Germany, Hungary Austria, Poland, Czech Republicmarker and Slovakiamarker boast a large variety of dumplings, both sweet and savoury. A dumpling is called Kloß in Northern Germany, Spätzle, Knöpfle or Knödel in Southern Germany and Austria. These are flour dumplings, the most common dumplings, thin or thick, made with eggs and semolina flour, boiled in water. Meat dumplings (called Klopse or Klöpse in North-Eastern Germany, Knöpfe and Nocken in Southern Germany) contain meat or liver. Liver dumplings are frequent additions to soup. Thüringer Klöße are made from raw or boiled potatoes, or a mixture of both, and are often filled with croutons. Bread dumplings are made with white bread and are sometimes shaped like a loaf of bread, and boiled in a napkin, in which case they are known as napkin dumplings (Serviettenknödel).

In Hungary dumplings are called galuska or nokedli – small lumps cut from a thick flour and egg batter and dropped into boiling water, similar to the German Spätzle, Knöpfle, or Knödel. Sweet dumplings are made with flour and potato dough, which is wrapped around whole plums or apricots, and then boiled and rolled in hot buttered bread crumbs. Shlishkes or “Krumplinudli” are small boiled potato dumplings made from the same potato dough as the sweet plum dumplings, also rolled in hot buttered bread crumbs.

In Czech cuisine dumplings are called knedlíky and in Slovakia they are called knedličky. They are enjoyed along with a related stuffed version called pirohy, usually filled with bryndza (bryndzove pirohy), quark cheese, potatoes, onions, cabbage, mushrooms, or meat. Bryndzove halusky, the Slovak national dish, are small potato dumplings without a filling, served with salty sheep's cheese on top.

The only potato dumpling museum in the world—the Thüringer Klößmuseum—is located in Germany, in the municipality of Heichelheimmarker near Weimarmarker.

Eastern European cuisine

Pierogi of Poland and vareniki or pelmeni of Russia and Ukraine are ravioli-like crescent-shaped dumplings filled with savoury or sweet filling. They are usually boiled, and then sometimes fried before serving. They are often served with plenty of sour cream. Kluski are a different variety of Polish dumplings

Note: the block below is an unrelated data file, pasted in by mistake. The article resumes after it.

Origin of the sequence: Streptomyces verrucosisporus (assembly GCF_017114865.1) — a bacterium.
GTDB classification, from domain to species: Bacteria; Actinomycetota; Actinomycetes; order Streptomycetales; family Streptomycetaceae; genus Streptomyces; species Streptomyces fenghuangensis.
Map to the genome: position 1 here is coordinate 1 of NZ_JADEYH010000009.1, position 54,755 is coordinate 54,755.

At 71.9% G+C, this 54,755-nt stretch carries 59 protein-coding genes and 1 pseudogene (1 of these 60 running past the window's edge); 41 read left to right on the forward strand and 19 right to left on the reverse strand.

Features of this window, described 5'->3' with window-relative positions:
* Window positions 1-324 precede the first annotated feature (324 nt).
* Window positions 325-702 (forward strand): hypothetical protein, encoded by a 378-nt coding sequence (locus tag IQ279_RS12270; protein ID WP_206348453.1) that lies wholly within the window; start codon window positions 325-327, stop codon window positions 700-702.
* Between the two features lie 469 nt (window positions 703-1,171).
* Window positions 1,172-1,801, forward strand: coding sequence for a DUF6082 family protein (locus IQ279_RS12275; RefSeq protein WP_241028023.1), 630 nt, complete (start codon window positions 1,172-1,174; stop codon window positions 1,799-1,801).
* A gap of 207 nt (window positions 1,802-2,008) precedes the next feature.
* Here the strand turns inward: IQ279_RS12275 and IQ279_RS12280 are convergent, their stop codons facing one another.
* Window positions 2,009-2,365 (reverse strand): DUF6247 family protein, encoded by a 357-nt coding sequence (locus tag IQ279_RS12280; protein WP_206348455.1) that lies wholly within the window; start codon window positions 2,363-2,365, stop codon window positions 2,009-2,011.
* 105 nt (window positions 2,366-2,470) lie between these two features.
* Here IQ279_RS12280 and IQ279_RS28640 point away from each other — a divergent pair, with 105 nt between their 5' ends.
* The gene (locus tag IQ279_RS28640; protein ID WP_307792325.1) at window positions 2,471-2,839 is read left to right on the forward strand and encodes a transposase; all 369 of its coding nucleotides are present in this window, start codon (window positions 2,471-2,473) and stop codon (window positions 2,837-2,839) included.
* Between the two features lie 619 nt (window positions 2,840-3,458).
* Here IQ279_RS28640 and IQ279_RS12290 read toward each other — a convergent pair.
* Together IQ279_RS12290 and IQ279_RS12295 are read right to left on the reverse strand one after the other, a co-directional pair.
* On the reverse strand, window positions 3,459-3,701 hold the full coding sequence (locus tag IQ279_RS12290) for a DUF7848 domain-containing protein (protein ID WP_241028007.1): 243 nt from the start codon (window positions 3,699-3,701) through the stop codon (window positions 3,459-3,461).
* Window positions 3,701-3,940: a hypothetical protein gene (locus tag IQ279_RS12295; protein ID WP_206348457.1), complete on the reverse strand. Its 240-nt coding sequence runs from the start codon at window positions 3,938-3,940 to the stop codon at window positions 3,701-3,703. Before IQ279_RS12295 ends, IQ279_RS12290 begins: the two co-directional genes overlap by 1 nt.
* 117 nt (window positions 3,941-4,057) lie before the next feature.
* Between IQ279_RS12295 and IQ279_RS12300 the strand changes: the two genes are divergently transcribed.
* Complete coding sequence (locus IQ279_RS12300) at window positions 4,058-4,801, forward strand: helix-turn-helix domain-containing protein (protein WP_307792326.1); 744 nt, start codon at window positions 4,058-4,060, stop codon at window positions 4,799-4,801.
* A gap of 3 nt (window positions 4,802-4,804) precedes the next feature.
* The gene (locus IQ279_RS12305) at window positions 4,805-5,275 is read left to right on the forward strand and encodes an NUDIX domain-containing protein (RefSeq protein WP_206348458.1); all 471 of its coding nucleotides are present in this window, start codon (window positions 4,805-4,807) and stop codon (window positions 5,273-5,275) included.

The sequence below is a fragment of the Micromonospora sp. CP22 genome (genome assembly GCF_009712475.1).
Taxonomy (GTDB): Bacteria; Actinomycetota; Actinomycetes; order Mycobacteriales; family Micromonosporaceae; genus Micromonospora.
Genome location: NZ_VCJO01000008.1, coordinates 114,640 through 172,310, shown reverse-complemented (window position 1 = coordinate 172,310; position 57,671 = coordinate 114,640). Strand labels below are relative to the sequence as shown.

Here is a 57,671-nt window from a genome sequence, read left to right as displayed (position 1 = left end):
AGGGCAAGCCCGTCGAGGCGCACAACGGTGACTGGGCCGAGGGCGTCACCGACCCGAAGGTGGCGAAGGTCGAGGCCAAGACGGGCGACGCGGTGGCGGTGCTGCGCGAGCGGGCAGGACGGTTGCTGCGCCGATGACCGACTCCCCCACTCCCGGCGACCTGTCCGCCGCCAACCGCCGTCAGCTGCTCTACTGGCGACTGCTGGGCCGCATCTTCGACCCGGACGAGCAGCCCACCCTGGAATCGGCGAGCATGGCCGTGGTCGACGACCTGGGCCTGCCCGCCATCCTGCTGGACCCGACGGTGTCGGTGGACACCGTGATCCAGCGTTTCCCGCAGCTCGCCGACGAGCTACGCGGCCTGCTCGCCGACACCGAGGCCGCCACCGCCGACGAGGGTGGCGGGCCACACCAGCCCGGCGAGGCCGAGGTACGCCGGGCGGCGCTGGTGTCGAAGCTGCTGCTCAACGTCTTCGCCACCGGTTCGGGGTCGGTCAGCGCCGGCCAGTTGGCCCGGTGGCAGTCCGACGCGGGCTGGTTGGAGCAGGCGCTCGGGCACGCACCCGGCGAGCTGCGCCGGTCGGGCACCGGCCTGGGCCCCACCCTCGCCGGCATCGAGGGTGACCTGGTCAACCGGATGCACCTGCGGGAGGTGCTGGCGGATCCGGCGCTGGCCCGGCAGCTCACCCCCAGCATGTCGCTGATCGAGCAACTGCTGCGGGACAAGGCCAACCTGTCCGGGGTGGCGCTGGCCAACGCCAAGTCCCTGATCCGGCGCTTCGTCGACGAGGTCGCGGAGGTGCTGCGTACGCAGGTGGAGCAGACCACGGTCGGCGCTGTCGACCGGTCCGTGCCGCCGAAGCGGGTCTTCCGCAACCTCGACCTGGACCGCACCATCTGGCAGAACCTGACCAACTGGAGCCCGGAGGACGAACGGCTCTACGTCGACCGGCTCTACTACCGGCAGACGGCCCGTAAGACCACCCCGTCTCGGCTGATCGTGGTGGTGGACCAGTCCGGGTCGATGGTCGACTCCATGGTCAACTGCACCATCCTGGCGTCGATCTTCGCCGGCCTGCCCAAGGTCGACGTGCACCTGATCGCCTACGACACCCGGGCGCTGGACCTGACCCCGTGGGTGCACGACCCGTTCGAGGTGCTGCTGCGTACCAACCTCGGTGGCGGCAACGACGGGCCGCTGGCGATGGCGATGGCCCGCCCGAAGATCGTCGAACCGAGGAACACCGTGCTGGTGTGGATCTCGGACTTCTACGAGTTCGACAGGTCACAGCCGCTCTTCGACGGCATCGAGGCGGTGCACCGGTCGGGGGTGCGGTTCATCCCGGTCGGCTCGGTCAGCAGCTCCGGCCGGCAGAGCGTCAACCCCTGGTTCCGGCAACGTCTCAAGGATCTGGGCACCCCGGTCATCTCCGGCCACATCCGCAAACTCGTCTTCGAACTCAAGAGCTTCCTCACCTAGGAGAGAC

"Little ears", variously called uszka in Poland, ushki (ушки) in Russia, vushka (вушка) in Ukraine, and vushki (вушкі) in Belarus, are folded ring-shaped dumplings similar in shape to Italian tortellini or Jewish kreplach. They are stuffed with meat or mushrooms and traditionally served in borshch or clear soup. In Romania, "little ears" ( ) are also served in dumpling soup (supă de găluşte)

Lithuanian dough dumplings are called koldūnai and virtiniai. There are also popular potato dumplings called cepelinai or didžkukuliai.

In Russian cuisine, the most common type of dumplings is pelmeni, which are usually filled with meat, traditionally with a combination of pork, beef and mutton (or game meat). Fish pelmeni are also known.

In Siberiamarker, especially popular with the Buryat peoples are dumplings called pozi (buuz in Mongolian, from ). They are usually made with an unleavened dough, but are often encountered leavened. The traditional filling is meat, but the kind of meat and how it is processed varies. In Mongolia, mutton is favored, and is chopped rather than ground; pork and beef mixes are more popular in Russia. Unlike most other European dumplings, a poza is cooked over steam, not boiled.